Activity-Based Protein Profiling Reveals That Cephalosporins Selectively Active on Non-replicating Mycobacterium tuberculosis Bind Multiple Protein Families and Spare Peptidoglycan Transpeptidases

Landys Lopez Quezada, Robert Smith, Tania J. Lupoli, Zainab Edoo, Xiaojun Li, Ben Gold, Julia Roberts, Yan Ling, Sae Woong Park, Quyen Nguyen, Frank J. Schoenen, Kelin Li, Jean Emmanuel Hugonnet, Michel Arthur, James C. Sacchettini, Carl Nathan, Jeffrey Aubé

Research output: Contribution to journalArticlepeer-review

Abstract

As β-lactams are reconsidered for the treatment of tuberculosis (TB), their targets are assumed to be peptidoglycan transpeptidases, as verified by adduct formation and kinetic inhibition of Mycobacterium tuberculosis (Mtb) transpeptidases by carbapenems active against replicating Mtb. Here, we investigated the targets of recently described cephalosporins that are selectively active against non-replicating (NR) Mtb. NR-active cephalosporins failed to inhibit recombinant Mtb transpeptidases. Accordingly, we used alkyne analogs of NR-active cephalosporins to pull down potential targets through unbiased activity-based protein profiling and identified over 30 protein binders. None was a transpeptidase. Several of the target candidates are plausibly related to Mtb’s survival in an NR state. However, biochemical tests and studies of loss of function mutants did not identify a unique target that accounts for the bactericidal activity of these beta-lactams against NR Mtb. Instead, NR-active cephalosporins appear to kill Mtb by collective action on multiple targets. These results highlight the ability of these β-lactams to target diverse classes of proteins.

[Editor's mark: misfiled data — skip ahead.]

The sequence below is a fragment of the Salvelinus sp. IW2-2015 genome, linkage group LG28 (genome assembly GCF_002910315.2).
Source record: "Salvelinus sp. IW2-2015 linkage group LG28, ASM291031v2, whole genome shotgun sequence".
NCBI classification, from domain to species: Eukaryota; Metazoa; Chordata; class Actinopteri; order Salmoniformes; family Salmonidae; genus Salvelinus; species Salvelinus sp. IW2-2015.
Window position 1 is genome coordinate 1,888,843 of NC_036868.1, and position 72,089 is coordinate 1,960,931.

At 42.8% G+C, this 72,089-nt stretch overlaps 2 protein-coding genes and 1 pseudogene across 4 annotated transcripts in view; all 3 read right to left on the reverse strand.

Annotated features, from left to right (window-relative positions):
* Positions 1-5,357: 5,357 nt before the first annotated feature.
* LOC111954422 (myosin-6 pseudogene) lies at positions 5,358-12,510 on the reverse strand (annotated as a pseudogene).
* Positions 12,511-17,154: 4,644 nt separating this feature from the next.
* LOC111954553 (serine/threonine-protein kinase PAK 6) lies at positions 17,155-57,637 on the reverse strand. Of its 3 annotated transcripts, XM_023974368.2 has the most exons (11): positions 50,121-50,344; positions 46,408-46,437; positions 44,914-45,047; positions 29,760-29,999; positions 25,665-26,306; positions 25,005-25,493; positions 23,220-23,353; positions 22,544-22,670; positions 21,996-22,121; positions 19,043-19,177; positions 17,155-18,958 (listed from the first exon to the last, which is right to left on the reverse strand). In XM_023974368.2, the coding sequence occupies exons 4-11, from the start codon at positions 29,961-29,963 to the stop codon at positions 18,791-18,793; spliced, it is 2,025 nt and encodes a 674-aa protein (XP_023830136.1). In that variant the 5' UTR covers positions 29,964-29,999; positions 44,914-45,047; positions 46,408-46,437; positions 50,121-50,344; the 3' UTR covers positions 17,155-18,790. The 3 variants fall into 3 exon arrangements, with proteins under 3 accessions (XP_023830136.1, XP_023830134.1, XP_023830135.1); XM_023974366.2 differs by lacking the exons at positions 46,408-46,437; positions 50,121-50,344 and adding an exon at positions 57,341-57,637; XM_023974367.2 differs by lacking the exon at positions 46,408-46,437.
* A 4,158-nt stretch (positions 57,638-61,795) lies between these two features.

Original languageEnglish (US)
Article number1248
JournalFrontiers in Microbiology
Volume11
DOIs
StatePublished - Jun 23 2020

Keywords

  • ABPP
  • M. tuberculosis
  • cephalosporin
  • click chemistry
  • non-replicating
  • β-lactams

ASJC Scopus subject areas

  • Microbiology
  • Microbiology (medical)

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